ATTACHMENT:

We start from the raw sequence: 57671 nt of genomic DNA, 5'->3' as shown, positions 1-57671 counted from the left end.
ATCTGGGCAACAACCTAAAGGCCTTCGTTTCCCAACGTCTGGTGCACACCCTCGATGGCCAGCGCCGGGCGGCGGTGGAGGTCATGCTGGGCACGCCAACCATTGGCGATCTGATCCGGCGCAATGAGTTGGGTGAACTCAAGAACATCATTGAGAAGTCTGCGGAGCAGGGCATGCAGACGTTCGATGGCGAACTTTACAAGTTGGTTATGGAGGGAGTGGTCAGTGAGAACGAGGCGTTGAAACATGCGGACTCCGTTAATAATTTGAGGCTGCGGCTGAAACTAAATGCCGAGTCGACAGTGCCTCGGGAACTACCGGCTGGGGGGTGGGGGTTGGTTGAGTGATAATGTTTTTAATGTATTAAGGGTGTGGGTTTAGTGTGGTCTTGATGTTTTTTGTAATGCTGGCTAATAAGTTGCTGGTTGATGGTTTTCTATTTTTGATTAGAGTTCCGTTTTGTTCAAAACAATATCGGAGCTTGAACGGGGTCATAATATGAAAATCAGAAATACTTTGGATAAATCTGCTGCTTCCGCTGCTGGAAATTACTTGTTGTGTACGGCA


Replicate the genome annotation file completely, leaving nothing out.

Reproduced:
We start from the raw sequence: 57671 nt of genomic DNA, 5'->3' as shown, positions 1-57671 counted from the left end.
ATCTGGGCAACAACCTAAAGGCCTTCGTTTCCCAACGTCTGGTGCACACCCTCGATGGCCAGCGCCGGGCGGCGGTGGAGGTCATGCTGGGCACGCCAACCATTGGCGATCTGATCCGGCGCAATGAGTTGGGTGAACTCAAGAACATCATTGAGAAGTCTGCGGAGCAGGGCATGCAGACGTTCGATGGCGAACTTTACAAGTTGGTTATGGAGGGAGTGGTCAGTGAGAACGAGGCGTTGAAACATGCGGACTCCGTTAATAATTTGAGGCTGCGGCTGAAACTAAATGCCGAGTCGACAGTGCCTCGGGAACTACCGGCTGGGGGGTGGGGGTTGGTTGAGTGATAATGTTTTTAATGTATTAAGGGTGTGGGTTTAGTGTGGTCTTGATGTTTTTTGTAATGCTGGCTAATAAGTTGCTGGTTGATGGTTTTCTATTTTTGATTAGAGTTCCGTTTTGTTCAAAACAATATCGGAGCTTGAACGGGGTCATAATATGAAAATCAGAAATACTTTGGATAAATCTGCTGCTTCCGCTGCTGGAAATTACTTGTTGTGTACGGCA